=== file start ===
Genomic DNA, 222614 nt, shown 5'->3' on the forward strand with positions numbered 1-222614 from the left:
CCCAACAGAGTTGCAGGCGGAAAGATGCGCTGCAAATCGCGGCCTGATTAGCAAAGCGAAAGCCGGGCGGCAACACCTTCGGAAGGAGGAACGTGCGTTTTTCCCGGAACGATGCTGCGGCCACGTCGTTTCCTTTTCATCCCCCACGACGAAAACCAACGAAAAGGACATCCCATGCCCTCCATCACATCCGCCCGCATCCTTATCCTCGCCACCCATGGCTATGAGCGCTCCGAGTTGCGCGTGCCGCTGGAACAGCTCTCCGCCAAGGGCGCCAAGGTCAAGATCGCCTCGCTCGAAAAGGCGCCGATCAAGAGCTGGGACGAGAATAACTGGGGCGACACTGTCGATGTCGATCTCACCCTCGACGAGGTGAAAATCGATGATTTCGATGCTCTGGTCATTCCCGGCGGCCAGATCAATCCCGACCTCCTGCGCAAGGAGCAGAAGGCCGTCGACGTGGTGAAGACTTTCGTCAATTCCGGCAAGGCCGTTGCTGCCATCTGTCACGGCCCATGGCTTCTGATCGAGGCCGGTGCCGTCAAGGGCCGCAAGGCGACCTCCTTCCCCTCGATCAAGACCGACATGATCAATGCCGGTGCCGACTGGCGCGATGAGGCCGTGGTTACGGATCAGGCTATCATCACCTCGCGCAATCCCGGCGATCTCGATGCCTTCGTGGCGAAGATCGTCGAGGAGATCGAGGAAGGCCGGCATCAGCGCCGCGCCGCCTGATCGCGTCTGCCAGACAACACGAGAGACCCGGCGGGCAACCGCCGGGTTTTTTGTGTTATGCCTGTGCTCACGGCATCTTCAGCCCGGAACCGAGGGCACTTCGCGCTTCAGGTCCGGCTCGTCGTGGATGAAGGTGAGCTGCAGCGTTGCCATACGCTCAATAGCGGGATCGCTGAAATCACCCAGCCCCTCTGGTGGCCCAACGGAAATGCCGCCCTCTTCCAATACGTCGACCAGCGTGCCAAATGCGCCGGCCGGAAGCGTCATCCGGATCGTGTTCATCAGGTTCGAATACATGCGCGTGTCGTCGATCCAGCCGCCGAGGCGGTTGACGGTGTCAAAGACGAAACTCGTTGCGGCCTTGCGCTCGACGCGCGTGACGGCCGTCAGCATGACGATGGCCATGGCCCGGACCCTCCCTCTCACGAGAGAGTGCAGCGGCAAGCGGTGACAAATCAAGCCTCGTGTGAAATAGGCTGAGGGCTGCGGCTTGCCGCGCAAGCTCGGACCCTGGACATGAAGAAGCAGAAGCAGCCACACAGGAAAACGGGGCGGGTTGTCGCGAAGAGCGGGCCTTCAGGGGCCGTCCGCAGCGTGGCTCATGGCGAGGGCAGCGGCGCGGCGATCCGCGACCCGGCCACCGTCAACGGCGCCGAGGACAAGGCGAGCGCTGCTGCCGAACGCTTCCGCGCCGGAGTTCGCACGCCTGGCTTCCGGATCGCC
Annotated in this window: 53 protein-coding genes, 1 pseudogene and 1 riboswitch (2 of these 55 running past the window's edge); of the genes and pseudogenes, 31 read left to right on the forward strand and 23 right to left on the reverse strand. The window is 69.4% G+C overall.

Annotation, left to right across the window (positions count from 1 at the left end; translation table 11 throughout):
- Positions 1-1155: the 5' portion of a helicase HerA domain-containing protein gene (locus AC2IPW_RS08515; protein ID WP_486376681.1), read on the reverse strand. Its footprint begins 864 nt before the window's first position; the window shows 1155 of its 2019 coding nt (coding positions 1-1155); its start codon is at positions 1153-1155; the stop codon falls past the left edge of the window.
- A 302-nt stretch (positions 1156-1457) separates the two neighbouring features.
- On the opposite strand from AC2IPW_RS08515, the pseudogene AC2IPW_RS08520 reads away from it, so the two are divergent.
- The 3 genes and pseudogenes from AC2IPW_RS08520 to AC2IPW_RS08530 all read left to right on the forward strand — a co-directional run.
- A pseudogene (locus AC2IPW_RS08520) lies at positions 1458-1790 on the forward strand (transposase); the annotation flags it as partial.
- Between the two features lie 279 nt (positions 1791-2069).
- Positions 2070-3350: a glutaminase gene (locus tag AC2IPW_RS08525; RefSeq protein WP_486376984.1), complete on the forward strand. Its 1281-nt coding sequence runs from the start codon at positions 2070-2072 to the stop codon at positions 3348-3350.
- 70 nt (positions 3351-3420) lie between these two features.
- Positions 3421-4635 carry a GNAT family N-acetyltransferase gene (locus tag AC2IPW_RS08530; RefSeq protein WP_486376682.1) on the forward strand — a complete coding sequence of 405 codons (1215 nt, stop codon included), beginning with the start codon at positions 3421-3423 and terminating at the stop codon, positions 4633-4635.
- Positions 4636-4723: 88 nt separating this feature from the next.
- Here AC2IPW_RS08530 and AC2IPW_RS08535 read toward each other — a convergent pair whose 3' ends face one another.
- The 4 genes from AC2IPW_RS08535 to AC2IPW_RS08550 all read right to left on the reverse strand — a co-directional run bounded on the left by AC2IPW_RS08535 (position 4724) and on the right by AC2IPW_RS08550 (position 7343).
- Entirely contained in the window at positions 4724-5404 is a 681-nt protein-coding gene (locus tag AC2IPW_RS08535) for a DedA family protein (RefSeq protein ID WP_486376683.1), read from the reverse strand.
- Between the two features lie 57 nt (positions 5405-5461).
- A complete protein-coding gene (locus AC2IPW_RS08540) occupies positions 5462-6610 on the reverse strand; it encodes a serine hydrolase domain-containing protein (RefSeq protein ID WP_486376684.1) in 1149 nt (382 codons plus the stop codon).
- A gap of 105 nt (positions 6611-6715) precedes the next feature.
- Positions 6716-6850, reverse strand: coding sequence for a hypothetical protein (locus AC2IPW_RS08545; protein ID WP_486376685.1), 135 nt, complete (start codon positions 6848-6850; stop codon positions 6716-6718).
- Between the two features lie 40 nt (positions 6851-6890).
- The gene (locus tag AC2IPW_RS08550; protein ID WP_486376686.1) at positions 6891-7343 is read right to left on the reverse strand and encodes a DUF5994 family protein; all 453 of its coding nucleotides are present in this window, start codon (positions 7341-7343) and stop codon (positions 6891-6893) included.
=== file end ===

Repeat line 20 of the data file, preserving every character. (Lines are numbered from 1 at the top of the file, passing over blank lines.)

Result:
- A gap of 105 nt (positions 6611-6715) precedes the next feature.